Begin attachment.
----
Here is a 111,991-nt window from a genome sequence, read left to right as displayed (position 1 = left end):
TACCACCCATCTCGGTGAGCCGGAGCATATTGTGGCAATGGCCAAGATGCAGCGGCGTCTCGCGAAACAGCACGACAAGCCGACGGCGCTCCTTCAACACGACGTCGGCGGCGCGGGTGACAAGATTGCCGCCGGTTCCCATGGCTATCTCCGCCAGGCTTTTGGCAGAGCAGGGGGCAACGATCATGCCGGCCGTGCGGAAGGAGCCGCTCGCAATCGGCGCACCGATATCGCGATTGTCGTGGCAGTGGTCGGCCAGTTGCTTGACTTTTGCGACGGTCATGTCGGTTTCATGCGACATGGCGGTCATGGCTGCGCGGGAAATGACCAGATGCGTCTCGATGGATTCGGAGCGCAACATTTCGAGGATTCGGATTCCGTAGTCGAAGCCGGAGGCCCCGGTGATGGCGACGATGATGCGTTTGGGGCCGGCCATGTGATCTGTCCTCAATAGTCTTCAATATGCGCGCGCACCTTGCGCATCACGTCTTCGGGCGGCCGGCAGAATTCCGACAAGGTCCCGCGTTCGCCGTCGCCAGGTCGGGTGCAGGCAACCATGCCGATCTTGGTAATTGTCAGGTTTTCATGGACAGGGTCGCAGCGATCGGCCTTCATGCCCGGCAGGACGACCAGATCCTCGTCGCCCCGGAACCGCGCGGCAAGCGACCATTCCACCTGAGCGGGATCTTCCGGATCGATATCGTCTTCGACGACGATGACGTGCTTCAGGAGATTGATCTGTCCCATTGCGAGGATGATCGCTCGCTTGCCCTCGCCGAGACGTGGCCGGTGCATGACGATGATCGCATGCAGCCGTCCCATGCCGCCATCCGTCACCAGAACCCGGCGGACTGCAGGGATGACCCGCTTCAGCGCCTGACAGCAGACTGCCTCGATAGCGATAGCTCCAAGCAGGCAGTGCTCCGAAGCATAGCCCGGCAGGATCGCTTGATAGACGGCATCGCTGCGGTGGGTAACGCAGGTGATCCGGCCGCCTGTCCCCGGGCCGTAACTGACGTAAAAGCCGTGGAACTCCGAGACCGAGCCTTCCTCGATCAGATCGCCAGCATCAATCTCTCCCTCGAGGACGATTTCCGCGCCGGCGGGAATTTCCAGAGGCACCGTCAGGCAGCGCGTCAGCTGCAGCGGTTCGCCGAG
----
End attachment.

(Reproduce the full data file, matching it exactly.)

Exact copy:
Here is a 111,991-nt window from a genome sequence, read left to right as displayed (position 1 = left end):
TACCACCCATCTCGGTGAGCCGGAGCATATTGTGGCAATGGCCAAGATGCAGCGGCGTCTCGCGAAACAGCACGACAAGCCGACGGCGCTCCTTCAACACGACGTCGGCGGCGCGGGTGACAAGATTGCCGCCGGTTCCCATGGCTATCTCCGCCAGGCTTTTGGCAGAGCAGGGGGCAACGATCATGCCGGCCGTGCGGAAGGAGCCGCTCGCAATCGGCGCACCGATATCGCGATTGTCGTGGCAGTGGTCGGCCAGTTGCTTGACTTTTGCGACGGTCATGTCGGTTTCATGCGACATGGCGGTCATGGCTGCGCGGGAAATGACCAGATGCGTCTCGATGGATTCGGAGCGCAACATTTCGAGGATTCGGATTCCGTAGTCGAAGCCGGAGGCCCCGGTGATGGCGACGATGATGCGTTTGGGGCCGGCCATGTGATCTGTCCTCAATAGTCTTCAATATGCGCGCGCACCTTGCGCATCACGTCTTCGGGCGGCCGGCAGAATTCCGACAAGGTCCCGCGTTCGCCGTCGCCAGGTCGGGTGCAGGCAACCATGCCGATCTTGGTAATTGTCAGGTTTTCATGGACAGGGTCGCAGCGATCGGCCTTCATGCCCGGCAGGACGACCAGATCCTCGTCGCCCCGGAACCGCGCGGCAAGCGACCATTCCACCTGAGCGGGATCTTCCGGATCGATATCGTCTTCGACGACGATGACGTGCTTCAGGAGATTGATCTGTCCCATTGCGAGGATGATCGCTCGCTTGCCCTCGCCGAGACGTGGCCGGTGCATGACGATGATCGCATGCAGCCGTCCCATGCCGCCATCCGTCACCAGAACCCGGCGGACTGCAGGGATGACCCGCTTCAGCGCCTGACAGCAGACTGCCTCGATAGCGATAGCTCCAAGCAGGCAGTGCTCCGAAGCATAGCCCGGCAGGATCGCTTGATAGACGGCATCGCTGCGGTGGGTAACGCAGGTGATCCGGCCGCCTGTCCCCGGGCCGTAACTGACGTAAAAGCCGTGGAACTCCGAGACCGAGCCTTCCTCGATCAGATCGCCAGCATCAATCTCTCCCTCGAGGACGATTTCCGCGCCGGCGGGAATTTCCAGAGGCACCGTCAGGCAGCGCGTCAGCTGCAGCGGTTCGCCGAG